Pompe disease (also known as acid maltase deficiency or glycogen storage disease type II) is  caused by a mutation in the GAA gene, which encodes for the enzyme acid alpha-glucosidase or acid maltase. This enzyme is necessary for breaking down glycogen, a complex sugar, in the body.

The mutation causes the enzyme not to work as it should, so patients accumulate glycogen, especially in the smooth muscles, skeletal muscles, and heart muscles. As such, muscle weakness is the predominant symptom of Pompe disease.

Types of Pompe disease

Symptoms of Pompe disease can manifest shortly after birth, in which case the condition is called classic infantile Pompe disease. They can also appear by the first year of life (non-classic form of Pompe disease) or can begin later in life, anywhere from childhood to adulthood, in which case the disease is called late-onset Pompe.

Generally, symptoms tend to be more severe and the disease tends to run a more aggressive course the earlier the symptoms first start to appear.

Symptoms of classic infantile Pompe disease

Infants with this form of Pompe disease experience rapidly progressing muscle weakness and poor muscle tone (floppy infant syndrome). These infants may never be able to sit up, crawl, or stand. They may have difficulty breathing, as the muscles required for respiration are weak. Heart muscles also are abnormally thick and bulky, leading to a condition called hypertrophic cardiomyopathy, which can result in heart failure.

Babies with this type of Pompe disease often have difficulties with feeding, and may not be able to grow and gain weight at normal rates (a condition known as failure to thrive). They may also have an unusually large, protruding tongue (macroglossia), hearing problems, and may rest their legs in a “frog position,” a characteristic sign of this disease.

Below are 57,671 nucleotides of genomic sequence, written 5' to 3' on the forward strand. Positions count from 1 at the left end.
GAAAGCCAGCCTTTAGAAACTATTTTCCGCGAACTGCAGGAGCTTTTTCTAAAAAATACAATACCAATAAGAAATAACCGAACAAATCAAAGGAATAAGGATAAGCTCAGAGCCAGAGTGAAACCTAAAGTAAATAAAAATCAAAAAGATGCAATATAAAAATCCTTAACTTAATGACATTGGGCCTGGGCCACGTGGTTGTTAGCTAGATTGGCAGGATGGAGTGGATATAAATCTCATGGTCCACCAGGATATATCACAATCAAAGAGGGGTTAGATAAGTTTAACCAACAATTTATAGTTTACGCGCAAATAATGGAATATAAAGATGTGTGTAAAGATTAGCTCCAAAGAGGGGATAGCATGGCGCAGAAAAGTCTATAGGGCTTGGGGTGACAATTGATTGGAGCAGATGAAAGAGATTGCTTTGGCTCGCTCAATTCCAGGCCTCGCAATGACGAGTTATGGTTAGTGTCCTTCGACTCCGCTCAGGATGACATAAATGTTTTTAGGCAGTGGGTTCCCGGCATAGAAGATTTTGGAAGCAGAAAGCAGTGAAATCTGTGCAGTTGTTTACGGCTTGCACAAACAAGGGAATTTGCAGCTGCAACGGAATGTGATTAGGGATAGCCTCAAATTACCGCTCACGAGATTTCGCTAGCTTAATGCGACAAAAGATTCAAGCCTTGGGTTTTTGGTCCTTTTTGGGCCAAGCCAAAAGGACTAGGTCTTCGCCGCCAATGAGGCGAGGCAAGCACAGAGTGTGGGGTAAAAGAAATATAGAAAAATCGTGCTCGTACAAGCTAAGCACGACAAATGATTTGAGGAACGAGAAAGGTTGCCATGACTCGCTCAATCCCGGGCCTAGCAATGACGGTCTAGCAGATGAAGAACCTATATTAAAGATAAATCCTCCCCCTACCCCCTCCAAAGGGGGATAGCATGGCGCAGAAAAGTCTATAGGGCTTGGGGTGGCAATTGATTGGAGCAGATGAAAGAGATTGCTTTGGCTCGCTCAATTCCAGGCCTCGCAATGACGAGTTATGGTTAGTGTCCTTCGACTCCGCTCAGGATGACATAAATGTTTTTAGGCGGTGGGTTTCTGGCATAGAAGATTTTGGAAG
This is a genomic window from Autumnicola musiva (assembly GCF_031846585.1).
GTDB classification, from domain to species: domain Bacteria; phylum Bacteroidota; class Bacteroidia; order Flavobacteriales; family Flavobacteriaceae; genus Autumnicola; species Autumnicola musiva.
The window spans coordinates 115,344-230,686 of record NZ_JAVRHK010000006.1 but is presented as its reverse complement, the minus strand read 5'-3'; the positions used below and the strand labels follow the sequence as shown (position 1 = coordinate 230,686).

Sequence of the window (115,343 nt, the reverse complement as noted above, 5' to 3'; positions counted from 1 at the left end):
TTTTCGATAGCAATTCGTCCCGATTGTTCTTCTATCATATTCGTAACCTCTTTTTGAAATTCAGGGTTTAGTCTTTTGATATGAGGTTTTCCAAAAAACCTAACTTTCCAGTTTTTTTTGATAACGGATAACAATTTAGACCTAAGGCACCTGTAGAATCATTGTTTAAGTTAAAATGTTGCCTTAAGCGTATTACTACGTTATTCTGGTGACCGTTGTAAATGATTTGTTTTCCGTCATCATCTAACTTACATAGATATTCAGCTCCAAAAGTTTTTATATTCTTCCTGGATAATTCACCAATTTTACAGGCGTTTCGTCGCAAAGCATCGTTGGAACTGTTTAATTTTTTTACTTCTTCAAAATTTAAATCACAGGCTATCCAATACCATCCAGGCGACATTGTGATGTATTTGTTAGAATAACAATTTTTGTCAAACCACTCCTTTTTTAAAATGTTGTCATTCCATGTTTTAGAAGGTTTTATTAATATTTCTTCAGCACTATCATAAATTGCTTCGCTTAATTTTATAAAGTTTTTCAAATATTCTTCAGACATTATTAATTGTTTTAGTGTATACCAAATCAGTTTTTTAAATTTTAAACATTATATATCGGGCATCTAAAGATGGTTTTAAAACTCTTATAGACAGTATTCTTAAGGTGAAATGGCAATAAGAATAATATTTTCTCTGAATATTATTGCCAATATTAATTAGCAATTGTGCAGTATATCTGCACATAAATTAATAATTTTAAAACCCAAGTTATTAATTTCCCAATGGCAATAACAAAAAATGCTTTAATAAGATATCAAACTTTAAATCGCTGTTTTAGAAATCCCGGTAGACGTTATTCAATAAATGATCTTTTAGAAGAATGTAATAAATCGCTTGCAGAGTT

If untreated, babies with classic infantile Pompe disease often succumb to heart failure within the first year of life.

Symptoms of non-classic infantile Pompe disease

This type of Pompe disease is marked by babies not achieving developmental milestones such as rolling over or sitting. Although these babies may have a larger than normal heart, they do not typically develop heart failure. But muscle weakness is also a predominant feature in this form of Pompe disease, and serious breathing problems may develop.

Children with non-classic infantile Pompe often survive until early childhood.

Symptoms of late-onset Pompe disease

Children and adults with late-onset Pompe experience muscle weakness, primarily affecting muscles such as the shoulder muscles, and the muscles of the upper arms and legs, with the legs being affected more than the arms.

The weakening of the face and throat muscles can cause droopy eyelids and problems with eating and swallowing, leading to a gradual weight loss.

Weak muscles surrounding the spine can also cause abnormal curvature of the spine (scoliosis).

Varying degrees of breathing problems and frequent chest infections may occur due to the weakness of the muscles involved in breathing.

Given the progressive nature of the muscle weakness, it is not uncommon for patients to require a wheelchair or ventilator (a machine that supports breathing).

Patients may also experience profound fatigue as well as muscle pain and cramps. Hearing loss, headaches, and frequent falls are also reported.

Patients with late-onset Pompe usually do not have heart problems as serious as those who have infantile Pompe, but they may develop heart conduction problems that lead to abnormal heart rhythms (arrhythmias).


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